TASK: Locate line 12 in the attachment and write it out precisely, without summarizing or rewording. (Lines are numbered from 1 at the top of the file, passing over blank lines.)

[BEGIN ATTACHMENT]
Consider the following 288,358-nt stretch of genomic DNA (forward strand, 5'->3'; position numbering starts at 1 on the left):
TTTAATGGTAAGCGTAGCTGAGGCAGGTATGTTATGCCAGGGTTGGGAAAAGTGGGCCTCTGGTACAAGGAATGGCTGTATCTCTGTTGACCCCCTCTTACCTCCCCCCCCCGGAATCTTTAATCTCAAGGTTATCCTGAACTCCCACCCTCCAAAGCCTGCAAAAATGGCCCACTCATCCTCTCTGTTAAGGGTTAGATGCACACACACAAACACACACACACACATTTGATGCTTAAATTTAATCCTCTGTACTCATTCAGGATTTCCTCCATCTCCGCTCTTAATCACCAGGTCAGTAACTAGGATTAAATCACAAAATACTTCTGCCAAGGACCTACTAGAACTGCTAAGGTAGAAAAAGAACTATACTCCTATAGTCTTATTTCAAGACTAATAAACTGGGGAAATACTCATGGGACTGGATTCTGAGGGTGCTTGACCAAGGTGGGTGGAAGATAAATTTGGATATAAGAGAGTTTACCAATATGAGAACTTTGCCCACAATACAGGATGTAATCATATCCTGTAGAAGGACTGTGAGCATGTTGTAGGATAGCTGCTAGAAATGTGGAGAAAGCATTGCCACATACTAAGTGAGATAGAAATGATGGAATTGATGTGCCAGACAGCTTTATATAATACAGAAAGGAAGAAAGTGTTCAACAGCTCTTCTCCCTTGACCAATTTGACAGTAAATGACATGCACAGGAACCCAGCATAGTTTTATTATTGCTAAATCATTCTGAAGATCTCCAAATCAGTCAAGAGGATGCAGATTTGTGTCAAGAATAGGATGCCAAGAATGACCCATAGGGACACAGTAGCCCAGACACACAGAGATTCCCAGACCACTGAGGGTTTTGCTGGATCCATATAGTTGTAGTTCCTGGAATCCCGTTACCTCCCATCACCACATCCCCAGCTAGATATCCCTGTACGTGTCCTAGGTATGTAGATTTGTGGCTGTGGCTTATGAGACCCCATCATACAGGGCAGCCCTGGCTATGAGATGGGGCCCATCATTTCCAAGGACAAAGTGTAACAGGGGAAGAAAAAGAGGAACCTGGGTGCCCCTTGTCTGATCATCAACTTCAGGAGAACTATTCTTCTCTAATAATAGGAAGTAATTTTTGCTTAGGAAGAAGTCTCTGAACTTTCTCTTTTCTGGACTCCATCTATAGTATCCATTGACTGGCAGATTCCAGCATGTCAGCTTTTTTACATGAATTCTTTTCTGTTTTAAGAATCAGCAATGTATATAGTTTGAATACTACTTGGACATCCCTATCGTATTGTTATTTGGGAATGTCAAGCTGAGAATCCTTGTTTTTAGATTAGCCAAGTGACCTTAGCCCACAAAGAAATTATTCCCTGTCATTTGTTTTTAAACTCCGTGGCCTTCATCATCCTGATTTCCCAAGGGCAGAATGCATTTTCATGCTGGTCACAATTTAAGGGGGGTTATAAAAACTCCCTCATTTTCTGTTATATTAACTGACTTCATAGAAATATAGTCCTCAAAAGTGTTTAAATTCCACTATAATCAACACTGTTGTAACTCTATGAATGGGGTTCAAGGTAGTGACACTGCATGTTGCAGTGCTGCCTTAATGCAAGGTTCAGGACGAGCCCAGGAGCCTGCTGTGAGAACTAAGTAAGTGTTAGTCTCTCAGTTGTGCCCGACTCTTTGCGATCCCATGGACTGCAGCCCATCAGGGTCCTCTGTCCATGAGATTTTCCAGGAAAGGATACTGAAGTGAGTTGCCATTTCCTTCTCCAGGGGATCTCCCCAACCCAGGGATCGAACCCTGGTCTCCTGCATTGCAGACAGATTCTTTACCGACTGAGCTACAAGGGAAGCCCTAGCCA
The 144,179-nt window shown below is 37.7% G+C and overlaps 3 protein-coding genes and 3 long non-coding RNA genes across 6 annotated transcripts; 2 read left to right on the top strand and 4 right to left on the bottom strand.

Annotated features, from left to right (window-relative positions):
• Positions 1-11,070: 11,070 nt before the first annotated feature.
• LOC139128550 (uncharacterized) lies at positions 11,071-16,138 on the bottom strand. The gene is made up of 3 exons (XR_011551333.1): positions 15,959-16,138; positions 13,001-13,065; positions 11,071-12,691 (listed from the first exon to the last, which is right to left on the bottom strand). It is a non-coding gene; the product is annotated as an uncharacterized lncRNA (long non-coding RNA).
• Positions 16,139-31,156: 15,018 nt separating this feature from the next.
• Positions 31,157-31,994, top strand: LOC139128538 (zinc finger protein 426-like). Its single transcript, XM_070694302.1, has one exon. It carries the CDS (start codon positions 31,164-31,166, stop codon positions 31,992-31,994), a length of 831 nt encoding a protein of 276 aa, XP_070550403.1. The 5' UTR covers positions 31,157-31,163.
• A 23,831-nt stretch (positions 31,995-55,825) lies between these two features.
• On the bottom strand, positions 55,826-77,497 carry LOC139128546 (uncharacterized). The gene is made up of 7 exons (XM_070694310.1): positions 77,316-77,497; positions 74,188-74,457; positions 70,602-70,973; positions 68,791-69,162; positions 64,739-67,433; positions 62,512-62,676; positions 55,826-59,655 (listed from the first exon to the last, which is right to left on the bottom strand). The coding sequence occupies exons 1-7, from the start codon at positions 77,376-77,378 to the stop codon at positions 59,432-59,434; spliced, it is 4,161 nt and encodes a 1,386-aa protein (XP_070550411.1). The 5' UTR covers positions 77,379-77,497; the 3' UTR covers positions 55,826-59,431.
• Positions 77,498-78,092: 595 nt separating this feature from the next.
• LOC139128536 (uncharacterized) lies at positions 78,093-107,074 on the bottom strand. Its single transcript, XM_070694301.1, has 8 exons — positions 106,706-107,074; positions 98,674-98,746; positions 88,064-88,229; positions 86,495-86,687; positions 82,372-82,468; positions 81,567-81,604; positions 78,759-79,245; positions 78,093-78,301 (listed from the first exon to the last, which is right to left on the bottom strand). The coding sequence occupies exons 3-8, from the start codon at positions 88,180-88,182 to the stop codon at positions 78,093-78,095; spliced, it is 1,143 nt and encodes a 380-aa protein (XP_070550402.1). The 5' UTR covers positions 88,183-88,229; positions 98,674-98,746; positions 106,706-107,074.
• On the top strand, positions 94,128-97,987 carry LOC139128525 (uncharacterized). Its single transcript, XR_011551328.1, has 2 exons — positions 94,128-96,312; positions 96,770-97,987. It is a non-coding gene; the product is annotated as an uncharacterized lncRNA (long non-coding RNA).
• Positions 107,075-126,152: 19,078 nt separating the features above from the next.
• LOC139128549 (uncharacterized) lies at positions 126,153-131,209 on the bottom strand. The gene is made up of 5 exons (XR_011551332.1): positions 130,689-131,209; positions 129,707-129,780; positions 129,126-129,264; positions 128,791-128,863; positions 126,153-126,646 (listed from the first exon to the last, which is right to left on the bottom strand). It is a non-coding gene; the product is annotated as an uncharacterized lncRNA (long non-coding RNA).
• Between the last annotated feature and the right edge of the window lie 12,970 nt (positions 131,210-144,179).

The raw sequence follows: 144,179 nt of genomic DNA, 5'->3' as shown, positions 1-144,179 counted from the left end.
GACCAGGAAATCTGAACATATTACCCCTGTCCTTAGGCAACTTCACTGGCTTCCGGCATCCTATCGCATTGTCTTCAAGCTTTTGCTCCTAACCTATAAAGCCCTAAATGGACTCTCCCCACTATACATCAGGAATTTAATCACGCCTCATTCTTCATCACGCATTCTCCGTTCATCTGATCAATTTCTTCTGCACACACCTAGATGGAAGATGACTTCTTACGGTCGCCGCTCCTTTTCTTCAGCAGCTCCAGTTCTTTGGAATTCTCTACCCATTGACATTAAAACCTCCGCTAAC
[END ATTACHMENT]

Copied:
• LOC139128536 (uncharacterized) lies at positions 78,093-107,074 on the bottom strand. Its single transcript, XM_070694301.1, has 8 exons — positions 106,706-107,074; positions 98,674-98,746; positions 88,064-88,229; positions 86,495-86,687; positions 82,372-82,468; positions 81,567-81,604; positions 78,759-79,245; positions 78,093-78,301 (listed from the first exon to the last, which is right to left on the bottom strand). The coding sequence occupies exons 3-8, from the start codon at positions 88,180-88,182 to the stop codon at positions 78,093-78,095; spliced, it is 1,143 nt and encodes a 380-aa protein (XP_070550402.1). The 5' UTR covers positions 88,183-88,229; positions 98,674-98,746; positions 106,706-107,074.